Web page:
The Immigration Act (2016) legislated for the National Transfer scheme and provided for the resettlement of asylum seeking children from Europe (Dubs Amendment).
There are a number of provisions that have or will come into force throughout 2017 that will have an impact on local authorities.
Regulations have been published which set out the commencement dates of further provisions of the Immigration Act 2016. These measures may affect some people with no recourse to public funds, and came into force on 1 December 2016.
The NRPF Network set out the implications:
- Landlords will be committing an offence if they are renting a property to a person with no immigration permission and do not take appropriate steps to end the tenancy when this is required - section 39.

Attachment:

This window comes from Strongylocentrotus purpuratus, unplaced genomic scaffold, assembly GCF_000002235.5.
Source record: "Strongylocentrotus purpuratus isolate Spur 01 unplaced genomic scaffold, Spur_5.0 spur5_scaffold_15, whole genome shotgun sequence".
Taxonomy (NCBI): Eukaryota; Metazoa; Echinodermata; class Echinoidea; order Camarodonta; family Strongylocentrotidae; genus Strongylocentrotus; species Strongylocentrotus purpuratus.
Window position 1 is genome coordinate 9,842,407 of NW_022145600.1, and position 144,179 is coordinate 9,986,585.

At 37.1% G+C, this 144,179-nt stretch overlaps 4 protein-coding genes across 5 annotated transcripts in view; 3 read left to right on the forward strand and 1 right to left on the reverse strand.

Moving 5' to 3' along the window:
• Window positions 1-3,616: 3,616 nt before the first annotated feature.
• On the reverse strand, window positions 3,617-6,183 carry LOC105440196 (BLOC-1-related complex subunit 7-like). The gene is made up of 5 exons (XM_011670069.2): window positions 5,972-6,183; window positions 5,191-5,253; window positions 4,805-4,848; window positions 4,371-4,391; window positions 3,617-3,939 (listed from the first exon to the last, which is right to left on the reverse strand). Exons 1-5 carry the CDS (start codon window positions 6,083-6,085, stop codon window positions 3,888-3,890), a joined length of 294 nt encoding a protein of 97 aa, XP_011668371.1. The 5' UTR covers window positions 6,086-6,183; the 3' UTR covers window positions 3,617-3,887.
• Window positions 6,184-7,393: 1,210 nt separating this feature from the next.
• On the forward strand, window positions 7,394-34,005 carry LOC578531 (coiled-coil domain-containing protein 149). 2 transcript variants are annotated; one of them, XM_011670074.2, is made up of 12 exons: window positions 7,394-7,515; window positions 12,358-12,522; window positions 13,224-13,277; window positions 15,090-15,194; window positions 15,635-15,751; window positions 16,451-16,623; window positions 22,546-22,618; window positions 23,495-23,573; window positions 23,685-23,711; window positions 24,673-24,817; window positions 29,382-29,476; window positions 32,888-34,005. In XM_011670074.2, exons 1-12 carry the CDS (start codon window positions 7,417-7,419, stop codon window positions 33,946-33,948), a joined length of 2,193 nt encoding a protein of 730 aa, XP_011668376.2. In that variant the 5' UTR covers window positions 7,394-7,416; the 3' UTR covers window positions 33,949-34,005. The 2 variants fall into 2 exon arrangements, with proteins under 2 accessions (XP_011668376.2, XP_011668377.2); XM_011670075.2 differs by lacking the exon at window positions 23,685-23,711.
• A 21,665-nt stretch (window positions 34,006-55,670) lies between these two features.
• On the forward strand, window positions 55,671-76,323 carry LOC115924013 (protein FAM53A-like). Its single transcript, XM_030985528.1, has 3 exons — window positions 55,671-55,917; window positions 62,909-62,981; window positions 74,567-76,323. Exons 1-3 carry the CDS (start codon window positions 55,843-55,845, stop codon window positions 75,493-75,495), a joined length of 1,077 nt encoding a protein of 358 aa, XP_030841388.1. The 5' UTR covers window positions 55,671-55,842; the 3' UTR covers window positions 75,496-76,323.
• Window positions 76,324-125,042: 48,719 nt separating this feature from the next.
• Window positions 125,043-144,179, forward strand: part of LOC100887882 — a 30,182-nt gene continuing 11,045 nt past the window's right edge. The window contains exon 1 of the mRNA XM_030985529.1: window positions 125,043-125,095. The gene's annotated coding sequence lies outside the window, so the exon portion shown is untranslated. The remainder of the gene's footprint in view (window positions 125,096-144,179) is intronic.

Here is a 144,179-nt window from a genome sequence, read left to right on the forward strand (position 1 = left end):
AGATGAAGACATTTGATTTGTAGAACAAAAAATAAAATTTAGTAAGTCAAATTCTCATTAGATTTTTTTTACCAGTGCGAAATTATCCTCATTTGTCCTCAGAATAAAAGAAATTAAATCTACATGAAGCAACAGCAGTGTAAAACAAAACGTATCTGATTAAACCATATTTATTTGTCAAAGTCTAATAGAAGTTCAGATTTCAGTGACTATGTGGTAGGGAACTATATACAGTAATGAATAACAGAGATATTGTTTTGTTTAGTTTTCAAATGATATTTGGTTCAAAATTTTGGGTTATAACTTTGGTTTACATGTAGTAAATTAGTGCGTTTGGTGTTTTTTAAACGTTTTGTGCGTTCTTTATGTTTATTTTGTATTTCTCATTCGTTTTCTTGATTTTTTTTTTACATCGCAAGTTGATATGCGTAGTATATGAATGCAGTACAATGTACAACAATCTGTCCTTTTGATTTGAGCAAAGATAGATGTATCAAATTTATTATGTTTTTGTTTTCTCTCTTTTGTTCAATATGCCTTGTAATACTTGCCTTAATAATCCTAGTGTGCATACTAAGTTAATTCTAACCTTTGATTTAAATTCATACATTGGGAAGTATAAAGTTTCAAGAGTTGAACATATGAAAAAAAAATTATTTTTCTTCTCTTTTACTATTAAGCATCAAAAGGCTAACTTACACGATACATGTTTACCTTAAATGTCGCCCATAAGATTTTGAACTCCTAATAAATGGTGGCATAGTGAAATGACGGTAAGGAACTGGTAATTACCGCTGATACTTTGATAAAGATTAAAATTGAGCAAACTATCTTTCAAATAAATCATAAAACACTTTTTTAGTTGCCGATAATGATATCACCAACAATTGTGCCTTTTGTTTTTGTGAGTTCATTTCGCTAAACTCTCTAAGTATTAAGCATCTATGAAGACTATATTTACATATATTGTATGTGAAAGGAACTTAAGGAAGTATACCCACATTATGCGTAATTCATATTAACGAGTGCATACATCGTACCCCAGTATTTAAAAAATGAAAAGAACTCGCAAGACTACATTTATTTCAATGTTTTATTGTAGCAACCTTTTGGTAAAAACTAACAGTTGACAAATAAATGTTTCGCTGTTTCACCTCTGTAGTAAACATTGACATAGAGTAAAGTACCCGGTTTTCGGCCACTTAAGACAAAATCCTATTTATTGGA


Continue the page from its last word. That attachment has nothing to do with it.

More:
- In certain circumstances, landlords will be able to evict a person with no immigration permission without having to obtain a court order for possession of the property - section 40.
These changes are expected to give rise to more requests for support from families following the loss of private rented accommodation, as the Home Office will be providing landlords with information about a tenant's immigration status that will require the landlord to take action to end the tenancy or risk committing an offence.
Some have argued that the ‘right to rent’ checks required of landlords under the act could also lead to an increase in discrimination, hostility and even segregation in the private rented sector. It has been argued that ethnic minorities and migrants may have reduced access to certain sectors of the housing market where landlords and agents are uncertain about how to carry out immigration checks. This is particularly problematic in areas of high demand.
You can also visit the Local Government Association’s website for briefings on the Immigration Act as it passed through parliament in 2015/16